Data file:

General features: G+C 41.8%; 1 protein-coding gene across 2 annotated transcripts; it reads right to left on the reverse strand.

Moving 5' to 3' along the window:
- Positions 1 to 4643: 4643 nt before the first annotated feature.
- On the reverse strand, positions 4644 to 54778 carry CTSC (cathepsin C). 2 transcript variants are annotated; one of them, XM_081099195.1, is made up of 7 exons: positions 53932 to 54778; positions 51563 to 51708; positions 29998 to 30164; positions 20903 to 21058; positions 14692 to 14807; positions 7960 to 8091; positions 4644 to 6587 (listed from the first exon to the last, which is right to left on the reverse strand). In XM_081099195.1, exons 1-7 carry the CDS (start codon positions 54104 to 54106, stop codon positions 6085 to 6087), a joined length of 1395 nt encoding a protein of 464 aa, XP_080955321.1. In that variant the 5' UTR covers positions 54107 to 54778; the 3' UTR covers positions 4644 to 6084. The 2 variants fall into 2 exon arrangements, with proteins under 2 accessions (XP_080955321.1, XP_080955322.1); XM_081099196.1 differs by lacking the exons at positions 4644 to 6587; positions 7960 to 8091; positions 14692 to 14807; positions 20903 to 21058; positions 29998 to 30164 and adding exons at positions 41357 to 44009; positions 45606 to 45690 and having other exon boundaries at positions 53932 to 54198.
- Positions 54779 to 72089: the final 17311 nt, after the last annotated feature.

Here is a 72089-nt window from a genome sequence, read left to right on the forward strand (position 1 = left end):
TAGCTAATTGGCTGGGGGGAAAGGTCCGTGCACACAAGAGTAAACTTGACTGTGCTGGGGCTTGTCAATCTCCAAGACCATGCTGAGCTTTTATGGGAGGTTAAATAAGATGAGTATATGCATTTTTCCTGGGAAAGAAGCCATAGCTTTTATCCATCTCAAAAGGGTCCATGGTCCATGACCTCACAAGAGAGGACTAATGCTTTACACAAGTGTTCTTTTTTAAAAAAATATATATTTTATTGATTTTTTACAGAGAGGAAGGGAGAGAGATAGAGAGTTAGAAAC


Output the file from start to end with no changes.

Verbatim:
General features: G+C 41.8%; 1 protein-coding gene across 2 annotated transcripts; it reads right to left on the reverse strand.

Moving 5' to 3' along the window:
- Positions 1 to 4643: 4643 nt before the first annotated feature.
- On the reverse strand, positions 4644 to 54778 carry CTSC (cathepsin C). 2 transcript variants are annotated; one of them, XM_081099195.1, is made up of 7 exons: positions 53932 to 54778; positions 51563 to 51708; positions 29998 to 30164; positions 20903 to 21058; positions 14692 to 14807; positions 7960 to 8091; positions 4644 to 6587 (listed from the first exon to the last, which is right to left on the reverse strand). In XM_081099195.1, exons 1-7 carry the CDS (start codon positions 54104 to 54106, stop codon positions 6085 to 6087), a joined length of 1395 nt encoding a protein of 464 aa, XP_080955321.1. In that variant the 5' UTR covers positions 54107 to 54778; the 3' UTR covers positions 4644 to 6084. The 2 variants fall into 2 exon arrangements, with proteins under 2 accessions (XP_080955321.1, XP_080955322.1); XM_081099196.1 differs by lacking the exons at positions 4644 to 6587; positions 7960 to 8091; positions 14692 to 14807; positions 20903 to 21058; positions 29998 to 30164 and adding exons at positions 41357 to 44009; positions 45606 to 45690 and having other exon boundaries at positions 53932 to 54198.
- Positions 54779 to 72089: the final 17311 nt, after the last annotated feature.

Here is a 72089-nt window from a genome sequence, read left to right on the forward strand (position 1 = left end):
TAGCTAATTGGCTGGGGGGAAAGGTCCGTGCACACAAGAGTAAACTTGACTGTGCTGGGGCTTGTCAATCTCCAAGACCATGCTGAGCTTTTATGGGAGGTTAAATAAGATGAGTATATGCATTTTTCCTGGGAAAGAAGCCATAGCTTTTATCCATCTCAAAAGGGTCCATGGTCCATGACCTCACAAGAGAGGACTAATGCTTTACACAAGTGTTCTTTTTTAAAAAAATATATATTTTATTGATTTTTTACAGAGAGGAAGGGAGAGAGATAGAGAGTTAGAAAC